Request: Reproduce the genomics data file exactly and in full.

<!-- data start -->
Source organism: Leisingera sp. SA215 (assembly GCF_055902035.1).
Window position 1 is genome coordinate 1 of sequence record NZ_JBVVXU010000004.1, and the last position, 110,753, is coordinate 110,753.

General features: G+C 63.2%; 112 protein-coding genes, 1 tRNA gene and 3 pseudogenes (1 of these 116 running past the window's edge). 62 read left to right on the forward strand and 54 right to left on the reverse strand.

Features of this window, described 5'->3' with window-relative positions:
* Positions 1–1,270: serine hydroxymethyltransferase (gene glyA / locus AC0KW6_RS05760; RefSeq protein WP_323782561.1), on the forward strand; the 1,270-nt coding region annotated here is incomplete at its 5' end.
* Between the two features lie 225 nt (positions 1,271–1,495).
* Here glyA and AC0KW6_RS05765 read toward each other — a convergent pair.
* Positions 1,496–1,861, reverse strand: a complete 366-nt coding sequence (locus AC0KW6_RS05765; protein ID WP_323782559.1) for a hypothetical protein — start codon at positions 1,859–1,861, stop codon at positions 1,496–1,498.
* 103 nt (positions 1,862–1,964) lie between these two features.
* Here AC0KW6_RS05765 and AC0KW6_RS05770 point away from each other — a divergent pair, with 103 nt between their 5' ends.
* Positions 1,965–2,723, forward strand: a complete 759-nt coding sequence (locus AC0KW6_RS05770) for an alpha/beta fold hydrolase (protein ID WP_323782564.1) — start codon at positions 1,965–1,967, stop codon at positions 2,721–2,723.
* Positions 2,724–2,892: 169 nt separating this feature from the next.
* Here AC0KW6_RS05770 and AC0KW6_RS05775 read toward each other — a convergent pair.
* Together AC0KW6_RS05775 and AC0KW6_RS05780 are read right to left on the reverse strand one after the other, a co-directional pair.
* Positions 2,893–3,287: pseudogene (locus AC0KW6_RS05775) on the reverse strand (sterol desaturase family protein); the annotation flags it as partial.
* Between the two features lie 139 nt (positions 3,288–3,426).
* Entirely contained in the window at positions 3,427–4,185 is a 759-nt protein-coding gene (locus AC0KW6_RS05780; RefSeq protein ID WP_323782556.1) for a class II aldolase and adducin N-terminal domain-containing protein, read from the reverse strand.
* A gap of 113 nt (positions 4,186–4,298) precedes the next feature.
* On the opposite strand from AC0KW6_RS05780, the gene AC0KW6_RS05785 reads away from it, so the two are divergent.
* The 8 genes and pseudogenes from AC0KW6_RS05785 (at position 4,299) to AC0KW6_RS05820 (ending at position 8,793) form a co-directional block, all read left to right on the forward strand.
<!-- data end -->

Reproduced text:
Source organism: Leisingera sp. SA215 (assembly GCF_055902035.1).
Window position 1 is genome coordinate 1 of sequence record NZ_JBVVXU010000004.1, and the last position, 110,753, is coordinate 110,753.

General features: G+C 63.2%; 112 protein-coding genes, 1 tRNA gene and 3 pseudogenes (1 of these 116 running past the window's edge). 62 read left to right on the forward strand and 54 right to left on the reverse strand.

Features of this window, described 5'->3' with window-relative positions:
* Positions 1–1,270: serine hydroxymethyltransferase (gene glyA / locus AC0KW6_RS05760; RefSeq protein WP_323782561.1), on the forward strand; the 1,270-nt coding region annotated here is incomplete at its 5' end.
* Between the two features lie 225 nt (positions 1,271–1,495).
* Here glyA and AC0KW6_RS05765 read toward each other — a convergent pair.
* Positions 1,496–1,861, reverse strand: a complete 366-nt coding sequence (locus AC0KW6_RS05765; protein ID WP_323782559.1) for a hypothetical protein — start codon at positions 1,859–1,861, stop codon at positions 1,496–1,498.
* 103 nt (positions 1,862–1,964) lie between these two features.
* Here AC0KW6_RS05765 and AC0KW6_RS05770 point away from each other — a divergent pair, with 103 nt between their 5' ends.
* Positions 1,965–2,723, forward strand: a complete 759-nt coding sequence (locus AC0KW6_RS05770) for an alpha/beta fold hydrolase (protein ID WP_323782564.1) — start codon at positions 1,965–1,967, stop codon at positions 2,721–2,723.
* Positions 2,724–2,892: 169 nt separating this feature from the next.
* Here AC0KW6_RS05770 and AC0KW6_RS05775 read toward each other — a convergent pair.
* Together AC0KW6_RS05775 and AC0KW6_RS05780 are read right to left on the reverse strand one after the other, a co-directional pair.
* Positions 2,893–3,287: pseudogene (locus AC0KW6_RS05775) on the reverse strand (sterol desaturase family protein); the annotation flags it as partial.
* Between the two features lie 139 nt (positions 3,288–3,426).
* Entirely contained in the window at positions 3,427–4,185 is a 759-nt protein-coding gene (locus AC0KW6_RS05780; RefSeq protein ID WP_323782556.1) for a class II aldolase and adducin N-terminal domain-containing protein, read from the reverse strand.
* A gap of 113 nt (positions 4,186–4,298) precedes the next feature.
* On the opposite strand from AC0KW6_RS05780, the gene AC0KW6_RS05785 reads away from it, so the two are divergent.
* The 8 genes and pseudogenes from AC0KW6_RS05785 (at position 4,299) to AC0KW6_RS05820 (ending at position 8,793) form a co-directional block, all read left to right on the forward strand.